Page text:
The biggest issue facing the customer service industry is high employees turnover. Lack of motivation, low level of job commitment and attitude towards the job itself, are the cause of high staff turnover. Very often staff view their job as “it’s just a job” or a “stepping stone until they find a better one” or “unglamorous” or even “hopeless”.
However, they are not entirely responsible for having such low expectation of the job. Businesses play a major role in creating a working environment that is conducive to happy and highly motivated staff, instead of only focusing on reaching sales target and bottomline. After all, having happy and motivated staff working in your business translate to more happy customers, hence higher sales. It’s a win-win.
So how do you create a working environment where staff are happy to work in?
Let’s take a look how Pret a Manger does it.
Pret a Manger adapts an out-of-the box approach to their human resource development, which when you think about it it all makes sense. One of the criteria used for recruiting and promoting staff is, believe or not, “cheerfulness”.
Another critical factor in creating a motivating working environment is a positive teamwork. When you spend a 9-hour day working, you want to like the people you work with and hence go along with a desire to accomplish something rewarding together.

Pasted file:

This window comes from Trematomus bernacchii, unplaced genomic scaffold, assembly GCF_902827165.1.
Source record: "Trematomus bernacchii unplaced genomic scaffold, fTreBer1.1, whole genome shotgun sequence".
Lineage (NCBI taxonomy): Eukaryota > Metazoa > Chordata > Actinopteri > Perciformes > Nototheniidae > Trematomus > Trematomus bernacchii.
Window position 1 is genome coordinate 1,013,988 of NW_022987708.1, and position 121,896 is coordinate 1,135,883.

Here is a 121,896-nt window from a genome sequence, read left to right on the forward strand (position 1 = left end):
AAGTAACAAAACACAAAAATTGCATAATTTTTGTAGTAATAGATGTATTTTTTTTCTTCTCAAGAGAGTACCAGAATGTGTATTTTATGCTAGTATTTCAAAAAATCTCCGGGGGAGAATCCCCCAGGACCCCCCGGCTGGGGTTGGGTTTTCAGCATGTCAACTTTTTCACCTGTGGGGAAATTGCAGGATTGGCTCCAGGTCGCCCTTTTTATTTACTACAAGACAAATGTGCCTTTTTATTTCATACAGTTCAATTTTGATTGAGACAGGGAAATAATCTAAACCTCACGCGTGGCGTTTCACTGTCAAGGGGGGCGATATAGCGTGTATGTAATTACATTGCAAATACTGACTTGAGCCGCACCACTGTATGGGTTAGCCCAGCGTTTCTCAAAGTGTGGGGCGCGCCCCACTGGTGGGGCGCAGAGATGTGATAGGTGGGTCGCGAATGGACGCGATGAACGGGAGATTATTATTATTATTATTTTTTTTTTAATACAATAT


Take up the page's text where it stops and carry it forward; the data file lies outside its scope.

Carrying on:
There is a “survival” element in how Pret a Manger does it. After a 6-hour day working at the shop, a new hire is voted by the employees. The team decides whether or not the new hire is suitable to work as a team member. With bonuses awarded based on the team performance, the team “survival” depends on the team members.
When you see Pret a Manger’s staff serve customers with a smile, they are not smiling because they are told to as a customer service staff, but 1) they smile because they are genuinely happy and content with their work and 2) they take their job seriously because they have shared responsibility to perform as a team.
This achievement is based on the whole company’s believe that delivering outstanding customer service start from the well-being of their staff. As Clive Schlee (CEO of Pret a Manger) said during the interview with The Guardian
“Pret really has worked hard to make our staff care about what they are doing,” he says. “That is very clearly understood and appreciated by customers and is, I believe, Pret’s ultimate competitive advantage.”
With sales reaching £327.5 million in 2010 and work force turn over rate is only about 60% (normally for fast-food industry the rate is 300-400%), we could all learn from Pret a Manger.
The article is an excerpt from The New York Times article (6 August 2011) : Would you like a Smile with that?
SOMETHING weird is happening inside a Pret a Manger sandwich shop on Broadway in Midtown Manhattan.
It’s not all those quirky British sandwiches, thin and understated with ingredients like free-range egg mayonnaise and avocado-and-pine-nut filling.
No, it’s the employees. The cashier is asking New Yorkers how they are doing — and genuinely seems to want an answer. The guy who is throwing out the garbage offers customers a cup of water. The manager swings by to commiserate about the sweltering weather.
This is fast food? In Manhattan?